Tellus Poised for ‘Take Off’ Across Eastern Ireland

June 2015a successful roll-out of the initiative which will result in 50% of Ireland being surveyed by the end of 2017, with the potential for widespread economic and environmental benefits.

Tellus Airborne Geophysical Survey Block A1 2015 

The Tellus survey carries forward the hugely successful geological mapping project which began in Northern Ireland (2007), extended into the border regions (2011-13) and moved across the North Midlands (2014-15). As a result of the surveys, the economy of the border region alone has benefited from €1.4million of inward investment in mineral exploration and the potential for the rest of the country is deemed to be highly significant. Other benefits from earlier phases included improved agriculture and environmental management, and in detailed radon risk mapping.

Led by the Geological Survey of Ireland, the 2015 phase of the Tellus survey – which involves both airborne data collection and soil and sediment sampling – due to take off on 11th June will initially focus on an airborne survey of counties Meath, Kildare, Offaly, rural Dublin, Laois and Wicklow. Later in June, a soil and stream sampling survey will begin in western counties of Galway and Mayo.

The Tellus data, which is freely and publically available, has the potential to deliver positive benefits in terms of environmental and economic impact, a point which Minister of State for Natural Resources, Joe McHugh TD was keen to reiterate:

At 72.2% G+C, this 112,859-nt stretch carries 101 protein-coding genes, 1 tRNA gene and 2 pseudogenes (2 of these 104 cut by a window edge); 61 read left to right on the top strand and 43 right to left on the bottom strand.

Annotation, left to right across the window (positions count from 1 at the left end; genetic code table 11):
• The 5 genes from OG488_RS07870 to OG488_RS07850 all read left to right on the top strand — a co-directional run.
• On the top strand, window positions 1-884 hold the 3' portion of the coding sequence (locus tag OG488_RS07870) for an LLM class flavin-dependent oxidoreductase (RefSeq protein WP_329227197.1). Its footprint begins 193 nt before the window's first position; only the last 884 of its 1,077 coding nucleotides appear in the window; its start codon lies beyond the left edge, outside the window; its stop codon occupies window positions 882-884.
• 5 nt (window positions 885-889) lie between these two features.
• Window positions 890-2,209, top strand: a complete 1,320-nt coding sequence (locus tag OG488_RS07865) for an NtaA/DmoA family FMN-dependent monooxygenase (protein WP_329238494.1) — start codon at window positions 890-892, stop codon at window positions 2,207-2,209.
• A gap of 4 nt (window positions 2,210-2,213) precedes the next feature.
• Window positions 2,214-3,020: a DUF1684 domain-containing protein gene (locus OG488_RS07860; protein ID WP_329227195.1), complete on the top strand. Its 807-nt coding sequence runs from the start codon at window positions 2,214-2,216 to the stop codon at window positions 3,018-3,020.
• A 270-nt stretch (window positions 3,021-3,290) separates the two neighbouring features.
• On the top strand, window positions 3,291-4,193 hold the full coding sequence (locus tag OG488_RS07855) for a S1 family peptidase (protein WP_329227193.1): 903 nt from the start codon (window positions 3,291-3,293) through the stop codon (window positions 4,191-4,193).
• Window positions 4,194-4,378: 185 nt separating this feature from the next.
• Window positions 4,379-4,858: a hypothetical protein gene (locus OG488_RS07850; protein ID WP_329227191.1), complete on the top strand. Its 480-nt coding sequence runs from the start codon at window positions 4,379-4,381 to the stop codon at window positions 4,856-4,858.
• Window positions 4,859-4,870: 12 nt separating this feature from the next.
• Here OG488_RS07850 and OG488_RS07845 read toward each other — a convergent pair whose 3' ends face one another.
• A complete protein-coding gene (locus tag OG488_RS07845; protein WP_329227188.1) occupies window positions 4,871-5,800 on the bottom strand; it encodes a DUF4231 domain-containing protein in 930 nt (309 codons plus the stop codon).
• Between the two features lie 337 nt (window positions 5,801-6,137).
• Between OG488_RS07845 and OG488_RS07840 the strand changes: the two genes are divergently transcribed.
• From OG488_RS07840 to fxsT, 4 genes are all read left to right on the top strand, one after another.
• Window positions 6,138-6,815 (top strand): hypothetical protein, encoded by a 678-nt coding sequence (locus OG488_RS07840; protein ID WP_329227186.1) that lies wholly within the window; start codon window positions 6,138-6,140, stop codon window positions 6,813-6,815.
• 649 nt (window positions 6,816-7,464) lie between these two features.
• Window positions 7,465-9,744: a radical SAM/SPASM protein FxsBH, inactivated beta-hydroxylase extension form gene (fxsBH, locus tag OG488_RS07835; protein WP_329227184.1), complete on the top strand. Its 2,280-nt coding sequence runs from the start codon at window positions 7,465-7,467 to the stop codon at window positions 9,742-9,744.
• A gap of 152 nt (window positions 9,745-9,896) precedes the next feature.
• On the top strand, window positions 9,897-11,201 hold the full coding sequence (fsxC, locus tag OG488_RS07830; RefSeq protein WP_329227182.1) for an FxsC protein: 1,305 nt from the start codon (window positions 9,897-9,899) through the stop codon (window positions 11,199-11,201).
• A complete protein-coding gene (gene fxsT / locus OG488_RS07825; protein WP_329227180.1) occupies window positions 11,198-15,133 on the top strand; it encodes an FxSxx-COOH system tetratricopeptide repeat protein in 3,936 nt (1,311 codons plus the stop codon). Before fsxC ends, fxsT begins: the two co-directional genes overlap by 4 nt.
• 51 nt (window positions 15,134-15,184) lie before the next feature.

“This really is a highly significant development, not only in terms of Ireland’s geology and natural resources, but in relation to our economy and environment as a whole. The data has the potential to lead to investment in areas such as mineral exploration and it can also help us better understand our landscape; enhance our land management skills; improve agricultural productivity and assess natural hazards such as radon on a region by region basis.

“We regard this project as a long term investment – the better we understand what we have underground, the better placed we are to manage our resource for the future generations.”

Since the Tellus project first started in 2007, 25% of the island of Ireland has been surveyed. Of particular significance is the airborne ‘geophysical’ survey, which requires a small plane, equipped with the latest technologies, flying at a very low level (approx 60m) over rural areas.

To ensure the public is aware of the survey and in particular to alert horse owners, farmers and livestock owners to the low flying plane, a major communications programme is underway. This includes working in close co-operation with organisations such as the Irish Aviation Authority, the Irish Farmers Association and the Irish Thoroughbred Breeders Association. The sound of the aircraft is similar to that of a passing lorry, however it has the potential to startle sensitive animals such as horses. Anyone with concerns about the aircraft is invited to contact Tellus at this stage on Freephone 1800 303 516.

Ray Scanlon, Principal Geologist at the Geological Survey of Ireland, said:

“This is yet another major milestone for the Tellus team – taking us one step closer to completing the geological ‘jigsaw’ of Ireland and potentially shaping the way in which future generations work, farm and live on this island”.

“We’re ready for take-off and look forward to the roll out of this next exciting phase of Tellus.”

More information on Tellus is available through www.tellus.ie and on a Freephone information line 1800 303 516.